Bonnoitt's article perhaps contributed to pressure on the sanctuary,
as the United Press filed a national story and hundreds of South
Carolinians rowed over to the island to see what all the fuss was about.
The sheriff said he'd heard that "the fish weren't biting anywhere but Cat
Island Creek, so I knew that life in the raw must have begun in earnest on
On Aug. 27, the Beaufort Gazette ran a story under the headline
"Constable Flees Sight Of Nudists." It quoted young Beaufort County
Sheriff J.E. "Ed" McTeer as remarking that the governor had sent
constables to Cat Island on a "fishing trip."
McTeer's memoir, High Sheriff of the Low Country, recounts the
event, stating that state constables, after sighting the nude folks from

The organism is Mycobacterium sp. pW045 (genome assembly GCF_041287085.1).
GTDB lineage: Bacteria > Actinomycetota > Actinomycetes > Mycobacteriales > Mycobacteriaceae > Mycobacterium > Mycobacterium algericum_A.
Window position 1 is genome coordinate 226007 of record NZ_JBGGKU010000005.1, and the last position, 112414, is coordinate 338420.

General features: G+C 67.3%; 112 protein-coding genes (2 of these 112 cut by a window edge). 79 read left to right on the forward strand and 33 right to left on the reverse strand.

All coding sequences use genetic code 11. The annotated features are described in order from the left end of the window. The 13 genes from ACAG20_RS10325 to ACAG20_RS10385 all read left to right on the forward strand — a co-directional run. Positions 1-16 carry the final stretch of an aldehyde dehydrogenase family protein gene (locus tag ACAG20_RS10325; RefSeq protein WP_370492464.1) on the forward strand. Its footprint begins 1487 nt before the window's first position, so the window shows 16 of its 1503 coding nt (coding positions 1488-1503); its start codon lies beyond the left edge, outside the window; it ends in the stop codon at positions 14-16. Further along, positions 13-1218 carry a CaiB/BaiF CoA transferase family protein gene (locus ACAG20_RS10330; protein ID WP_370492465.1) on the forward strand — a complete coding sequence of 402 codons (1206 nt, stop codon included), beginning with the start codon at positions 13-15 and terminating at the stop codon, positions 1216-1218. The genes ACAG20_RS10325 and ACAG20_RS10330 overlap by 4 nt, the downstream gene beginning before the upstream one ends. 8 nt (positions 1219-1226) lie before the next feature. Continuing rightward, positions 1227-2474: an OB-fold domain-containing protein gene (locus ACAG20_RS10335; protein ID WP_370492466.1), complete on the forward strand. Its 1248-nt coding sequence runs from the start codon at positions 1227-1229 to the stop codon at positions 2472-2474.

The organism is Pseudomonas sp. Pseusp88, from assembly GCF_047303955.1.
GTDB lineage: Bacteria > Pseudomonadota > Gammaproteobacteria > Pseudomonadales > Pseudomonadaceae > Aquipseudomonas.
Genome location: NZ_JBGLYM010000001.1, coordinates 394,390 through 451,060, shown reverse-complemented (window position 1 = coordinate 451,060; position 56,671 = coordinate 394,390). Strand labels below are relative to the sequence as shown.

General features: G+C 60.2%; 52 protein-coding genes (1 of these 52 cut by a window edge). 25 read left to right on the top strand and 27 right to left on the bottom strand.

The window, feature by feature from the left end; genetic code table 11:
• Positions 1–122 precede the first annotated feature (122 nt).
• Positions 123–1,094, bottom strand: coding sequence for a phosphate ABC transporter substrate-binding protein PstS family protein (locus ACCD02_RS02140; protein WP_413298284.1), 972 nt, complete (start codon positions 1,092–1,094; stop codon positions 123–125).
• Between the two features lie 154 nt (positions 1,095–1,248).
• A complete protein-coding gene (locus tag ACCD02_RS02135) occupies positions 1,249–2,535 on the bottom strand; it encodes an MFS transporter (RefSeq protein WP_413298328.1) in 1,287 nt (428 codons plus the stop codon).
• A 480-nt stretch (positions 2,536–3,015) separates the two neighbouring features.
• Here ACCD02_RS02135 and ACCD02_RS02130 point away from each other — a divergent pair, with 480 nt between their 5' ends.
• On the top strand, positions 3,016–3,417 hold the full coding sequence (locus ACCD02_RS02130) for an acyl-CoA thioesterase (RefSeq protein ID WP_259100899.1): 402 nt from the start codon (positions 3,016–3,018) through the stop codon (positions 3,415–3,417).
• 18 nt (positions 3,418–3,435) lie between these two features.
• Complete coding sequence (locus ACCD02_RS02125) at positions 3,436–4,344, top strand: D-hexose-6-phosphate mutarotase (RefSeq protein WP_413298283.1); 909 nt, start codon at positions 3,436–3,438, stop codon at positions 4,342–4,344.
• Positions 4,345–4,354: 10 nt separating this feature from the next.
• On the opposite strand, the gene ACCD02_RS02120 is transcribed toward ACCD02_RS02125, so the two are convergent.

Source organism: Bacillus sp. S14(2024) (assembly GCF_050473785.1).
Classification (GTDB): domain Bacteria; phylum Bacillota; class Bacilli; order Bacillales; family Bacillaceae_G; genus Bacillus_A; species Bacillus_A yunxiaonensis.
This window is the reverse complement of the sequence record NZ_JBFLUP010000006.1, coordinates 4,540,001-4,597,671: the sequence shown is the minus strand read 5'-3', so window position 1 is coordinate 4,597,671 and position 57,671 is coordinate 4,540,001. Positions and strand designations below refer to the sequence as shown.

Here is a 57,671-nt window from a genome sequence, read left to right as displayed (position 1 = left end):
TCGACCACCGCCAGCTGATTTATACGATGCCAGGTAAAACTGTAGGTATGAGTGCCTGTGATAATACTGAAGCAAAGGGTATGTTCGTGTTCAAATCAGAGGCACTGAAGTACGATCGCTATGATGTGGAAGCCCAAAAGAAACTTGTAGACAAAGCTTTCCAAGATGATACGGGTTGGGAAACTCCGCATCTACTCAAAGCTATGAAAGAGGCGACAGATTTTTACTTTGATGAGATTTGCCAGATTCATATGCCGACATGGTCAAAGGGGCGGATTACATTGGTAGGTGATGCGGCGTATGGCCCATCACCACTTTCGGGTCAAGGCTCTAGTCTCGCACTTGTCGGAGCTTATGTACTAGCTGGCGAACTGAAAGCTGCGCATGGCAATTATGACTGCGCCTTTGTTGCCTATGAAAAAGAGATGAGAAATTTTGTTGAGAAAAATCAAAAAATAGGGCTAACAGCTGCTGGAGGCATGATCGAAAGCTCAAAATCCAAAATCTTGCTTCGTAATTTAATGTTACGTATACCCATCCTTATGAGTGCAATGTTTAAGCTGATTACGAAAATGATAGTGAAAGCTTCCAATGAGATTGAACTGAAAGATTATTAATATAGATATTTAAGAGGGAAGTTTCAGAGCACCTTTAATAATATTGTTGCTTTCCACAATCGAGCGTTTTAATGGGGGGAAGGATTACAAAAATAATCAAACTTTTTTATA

a boat, fled in embarrassment rather than handcuffing the nudists.
Sanctuary residents took more proactive steps when another boatload of
governor's constables disembarked at the wharf accompanied by the sheriff.
"A flock of naked men and women came flying down the
path towards us, squealing aloha,' and other things. Let's get the hell
out of here!' shouted one of the constables. We did, and the investigation
Sheriff McTeer contributed much to delaying the demise of the naturist
sanctuary. "There is such a thing as personal liberty in this country,"
McTeer told the Savannah Morning News at the time. "If the governor
of South Carolina wanted to go nude about the governor's mansion, whose
business would it be but his own as long as he did it in private?"
Gilbert L. Parks was the key figure in the Cat Island
settlement. He was a proficient writer and a man of affairs, having
attended the Business School of Harvard University in 1923 24.
Parks was the business manager of three New York-based health and